Search Mailing List Archives

Limit search to: Subject & Body Subject Author
Sort by: Reverse Sort
Limit to: All This Week Last Week This Month Last Month
Select Date Range     through    

[protege-owl] looking for a good owl pattern

Thomas Schneider schneidt at
Wed Jan 6 10:50:36 PST 2010

On 4 Jan 2010, at 16:23, AlexJ wrote:

> well, what is always confusing me is how to link all of that to  
> practical
> use... It looks like very atomizing and to be vety hard to extract new
> useful knowledge.
> For instance, sticking to my original example (a number of articles  
> linked
> to some Knowledge Areas), all I can infer from that ontology is the  
> fact of
> belonging of an article to a branch of knowledge and that is all I  
> can. I
> probably can also add some more properties like hasReference (Article
> hasReference Article) or hasAuthor (Article hasAuthor some Author).
> What advantages may I have using DL here?  Linking to your Ducks and  
> Wings,
> shall I add more detail like to split the boiling area to water,  
> bubbles
> etc, wouldn't it be too much?

Well, your original example consists of a class hierarchy together  
with class/property assertions for individuals. Reasoning over such a  
structure is quite easy (almost boringly so) and doesn't need full- 
fledged OWL reasoners. In fact, this structure only uses some of OWL's  
expressivity. As soon as you bring in more complex axioms (and my duck- 
bird-etc example was only the beginning), ... reasoning becomes more  
complex. Whether you need more complex axioms depends on what you want  
to express. If a class hierarchy suffices, that's fine.



> That is actually an answer on what kind of knowledge I am looking  
> for... any
> not obvious knowledge which can not be easy inferred by user himself.
> And thanks for your answers :)

> Thomas Schneider-5 wrote:
>> On 4 Jan 2010, at 12:38, AlexJ wrote:
>>> sorry for that gap in discussion :) it was a very long turkey  
>>> coma )))
>>> well, it is a big lure to use OWL Full and connect individuals
>>> directly to
>>> classes... but as far as I understand I would not be able to use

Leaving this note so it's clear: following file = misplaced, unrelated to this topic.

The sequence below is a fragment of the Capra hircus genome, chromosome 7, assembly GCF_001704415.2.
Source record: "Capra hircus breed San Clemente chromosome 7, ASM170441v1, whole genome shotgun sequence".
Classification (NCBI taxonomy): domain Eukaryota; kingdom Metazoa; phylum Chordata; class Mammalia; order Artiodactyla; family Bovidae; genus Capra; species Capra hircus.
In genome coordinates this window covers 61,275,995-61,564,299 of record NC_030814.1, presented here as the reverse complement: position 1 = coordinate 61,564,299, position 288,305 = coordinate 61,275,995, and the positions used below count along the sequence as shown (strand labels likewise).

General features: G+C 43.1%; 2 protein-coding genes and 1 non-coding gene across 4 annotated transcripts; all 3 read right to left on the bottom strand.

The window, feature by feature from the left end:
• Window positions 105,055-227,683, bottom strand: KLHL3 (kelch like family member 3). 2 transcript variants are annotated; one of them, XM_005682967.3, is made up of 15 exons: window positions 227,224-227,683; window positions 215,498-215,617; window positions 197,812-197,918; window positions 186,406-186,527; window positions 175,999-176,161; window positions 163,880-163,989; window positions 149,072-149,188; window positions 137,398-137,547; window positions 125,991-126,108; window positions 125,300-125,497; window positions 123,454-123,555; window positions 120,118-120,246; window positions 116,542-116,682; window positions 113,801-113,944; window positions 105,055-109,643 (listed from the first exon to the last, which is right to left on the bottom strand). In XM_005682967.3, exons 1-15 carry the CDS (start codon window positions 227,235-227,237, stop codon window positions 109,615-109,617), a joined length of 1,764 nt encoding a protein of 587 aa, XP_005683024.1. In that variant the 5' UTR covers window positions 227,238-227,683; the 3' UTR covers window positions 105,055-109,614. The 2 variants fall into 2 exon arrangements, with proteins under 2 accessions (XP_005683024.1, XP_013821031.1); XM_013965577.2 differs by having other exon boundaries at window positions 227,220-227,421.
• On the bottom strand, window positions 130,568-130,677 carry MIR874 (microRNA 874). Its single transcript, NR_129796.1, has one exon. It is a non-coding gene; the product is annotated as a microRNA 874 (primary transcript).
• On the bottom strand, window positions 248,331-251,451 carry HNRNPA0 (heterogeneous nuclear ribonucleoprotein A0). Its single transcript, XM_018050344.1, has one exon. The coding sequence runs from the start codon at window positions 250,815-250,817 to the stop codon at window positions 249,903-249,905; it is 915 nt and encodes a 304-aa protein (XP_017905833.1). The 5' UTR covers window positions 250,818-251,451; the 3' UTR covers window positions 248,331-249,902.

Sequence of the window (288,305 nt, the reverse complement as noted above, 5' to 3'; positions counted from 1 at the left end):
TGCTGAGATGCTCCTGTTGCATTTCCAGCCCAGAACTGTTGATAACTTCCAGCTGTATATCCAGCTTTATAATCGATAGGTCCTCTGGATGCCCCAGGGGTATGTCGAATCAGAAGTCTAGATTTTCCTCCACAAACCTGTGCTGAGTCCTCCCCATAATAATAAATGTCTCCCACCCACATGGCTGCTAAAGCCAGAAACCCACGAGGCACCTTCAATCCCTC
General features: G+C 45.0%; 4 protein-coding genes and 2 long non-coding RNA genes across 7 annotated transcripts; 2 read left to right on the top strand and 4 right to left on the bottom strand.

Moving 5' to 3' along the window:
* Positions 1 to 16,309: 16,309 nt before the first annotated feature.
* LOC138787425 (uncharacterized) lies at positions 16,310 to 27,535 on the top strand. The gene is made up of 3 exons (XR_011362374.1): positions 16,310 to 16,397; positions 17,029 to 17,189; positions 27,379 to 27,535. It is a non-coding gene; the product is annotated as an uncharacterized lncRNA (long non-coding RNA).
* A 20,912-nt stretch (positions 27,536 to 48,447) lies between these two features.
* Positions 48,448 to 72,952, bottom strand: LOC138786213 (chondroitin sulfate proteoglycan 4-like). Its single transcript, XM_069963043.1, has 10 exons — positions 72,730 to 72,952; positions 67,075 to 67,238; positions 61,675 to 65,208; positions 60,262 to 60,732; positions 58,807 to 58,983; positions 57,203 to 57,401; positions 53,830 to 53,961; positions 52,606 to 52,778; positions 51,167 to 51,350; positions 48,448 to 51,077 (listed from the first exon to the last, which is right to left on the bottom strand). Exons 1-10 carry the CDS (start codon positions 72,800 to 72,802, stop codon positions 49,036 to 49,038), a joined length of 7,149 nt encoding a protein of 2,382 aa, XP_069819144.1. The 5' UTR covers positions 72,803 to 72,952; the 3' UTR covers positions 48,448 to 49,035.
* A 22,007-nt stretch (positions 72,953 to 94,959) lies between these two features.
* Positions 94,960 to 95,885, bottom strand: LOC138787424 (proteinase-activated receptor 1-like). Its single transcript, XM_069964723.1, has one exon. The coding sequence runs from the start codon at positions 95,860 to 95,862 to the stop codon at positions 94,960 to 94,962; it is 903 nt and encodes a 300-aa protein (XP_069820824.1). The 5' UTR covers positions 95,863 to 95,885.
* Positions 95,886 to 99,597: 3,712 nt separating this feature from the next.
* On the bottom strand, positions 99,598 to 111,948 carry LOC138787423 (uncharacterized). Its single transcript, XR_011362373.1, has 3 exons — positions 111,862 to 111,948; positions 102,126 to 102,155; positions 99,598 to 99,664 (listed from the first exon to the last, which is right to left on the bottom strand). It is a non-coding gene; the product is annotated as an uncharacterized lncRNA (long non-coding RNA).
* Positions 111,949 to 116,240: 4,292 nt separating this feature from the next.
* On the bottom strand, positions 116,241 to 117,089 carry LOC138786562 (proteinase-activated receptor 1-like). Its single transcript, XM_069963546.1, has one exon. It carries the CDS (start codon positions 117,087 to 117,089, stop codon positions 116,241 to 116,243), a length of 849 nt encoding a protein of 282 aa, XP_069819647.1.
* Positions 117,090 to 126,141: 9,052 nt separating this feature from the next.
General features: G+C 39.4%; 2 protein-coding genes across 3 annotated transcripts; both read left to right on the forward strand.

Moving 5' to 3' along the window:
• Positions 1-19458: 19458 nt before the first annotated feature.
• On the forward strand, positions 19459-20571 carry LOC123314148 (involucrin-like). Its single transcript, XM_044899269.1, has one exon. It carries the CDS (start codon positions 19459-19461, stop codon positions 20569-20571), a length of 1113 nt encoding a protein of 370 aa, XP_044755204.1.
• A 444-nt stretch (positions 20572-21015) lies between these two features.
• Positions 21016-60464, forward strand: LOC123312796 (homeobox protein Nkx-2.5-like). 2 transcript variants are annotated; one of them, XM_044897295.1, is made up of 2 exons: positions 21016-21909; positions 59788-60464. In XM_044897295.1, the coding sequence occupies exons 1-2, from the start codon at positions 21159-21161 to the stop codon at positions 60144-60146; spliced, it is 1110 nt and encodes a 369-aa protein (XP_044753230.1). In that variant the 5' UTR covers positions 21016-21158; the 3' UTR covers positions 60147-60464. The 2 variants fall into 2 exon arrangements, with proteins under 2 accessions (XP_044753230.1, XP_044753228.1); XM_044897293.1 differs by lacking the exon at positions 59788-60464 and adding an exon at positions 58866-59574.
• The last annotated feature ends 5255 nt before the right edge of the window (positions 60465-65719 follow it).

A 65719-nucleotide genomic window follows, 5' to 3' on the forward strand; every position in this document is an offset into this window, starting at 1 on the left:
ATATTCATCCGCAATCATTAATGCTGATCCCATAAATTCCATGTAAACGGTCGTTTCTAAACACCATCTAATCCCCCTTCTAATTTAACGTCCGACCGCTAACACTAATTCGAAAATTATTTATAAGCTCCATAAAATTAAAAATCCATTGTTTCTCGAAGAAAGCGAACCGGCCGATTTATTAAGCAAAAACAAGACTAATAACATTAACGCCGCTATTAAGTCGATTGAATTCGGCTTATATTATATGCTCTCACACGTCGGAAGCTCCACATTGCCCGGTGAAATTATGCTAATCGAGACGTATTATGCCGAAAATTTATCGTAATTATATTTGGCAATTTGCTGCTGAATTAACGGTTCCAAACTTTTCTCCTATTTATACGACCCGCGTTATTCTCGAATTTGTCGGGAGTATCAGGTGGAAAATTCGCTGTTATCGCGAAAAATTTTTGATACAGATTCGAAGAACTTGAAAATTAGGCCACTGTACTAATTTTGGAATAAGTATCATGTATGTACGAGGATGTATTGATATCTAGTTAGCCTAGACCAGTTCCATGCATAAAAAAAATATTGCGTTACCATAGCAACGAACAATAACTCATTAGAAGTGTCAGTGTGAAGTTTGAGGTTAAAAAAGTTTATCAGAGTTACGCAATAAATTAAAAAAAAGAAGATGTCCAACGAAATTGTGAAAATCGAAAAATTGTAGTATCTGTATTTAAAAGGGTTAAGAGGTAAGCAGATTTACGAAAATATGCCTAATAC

>>> reasoners
>>> ... forgive me for some fool questions but, starting from the very
>>> beginning, if I used OWL DL and reasoner, would I have any other
>>> benefits
>>> except having my OWL file consistent?
>> Yes, you'd get all sorts of other consequences out of it:
>> * If you say that every duck is a bird and every bird is an animal,
>> the reasoner would conclude that every duck is an animal. OK, this
>> trivial entailment is already inferred without the use of a reasoner,
>> but how about the next one:
>> * If you say that every duck has a wing and every wing is a body  
>> part,
>> then the reasoner will conclude that every duck has a body part -- if
>> you ask politely.
>> * If you say that every duck has a wing, that every wing contains
>> tissue, and that the concatenation of "hasPart" and "contains" is a
>> subproperty of "contains", then the reasoner will conclude that every
>> duck contains tissue.
>> These entailments are still relatively simple. In general,  
>> entailments
>> and finding their reasons can become so complex that separate
>> justification services are needed (more pointers on request).
>>> And would I still be able to use
>>> Protege for maintaining my OWL?
>> Sure.
>>> Are there any other logical/match tools which might get some
>>> additional
>>> knowledge out of my OWL?
>> There are. It depends on what kind of inferred knowledge you're  
>> after.
>> Cheers
>> Thomas
> -- 
> View this message in context:
> Sent from the Protege OWL mailing list archive at
> _______________________________________________
> protege-owl mailing list
> protege-owl at
> Instructions for unsubscribing:

|  Dr Thomas Schneider                    schneider (at)  |
|  School of Computer Science  |
|  Kilburn Building, Room 2.114                 phone +44 161 2756136  |
|  University of Manchester                                            |
|  Oxford Road                                             _///_       |
|  Manchester M13 9PL                                      (o~o)       |

Treewofe (n.)
   A very thick and heavy drift of snow balanced precariously on the
   edge of a door porch awaiting for what it judges to be the correct
   moment to fall.
   From the ancient Greek legend 'The Treewofe of Damocles'.

                   Douglas Adams, John Lloyd: The Deeper Meaning of Liff

-------------- next part --------------
A non-text attachment was scrubbed...
Name: PGP.sig
Type: application/pgp-signature
Size: 203 bytes
Desc: This is a digitally signed message part
URL: <>

More information about the protege-owl mailing list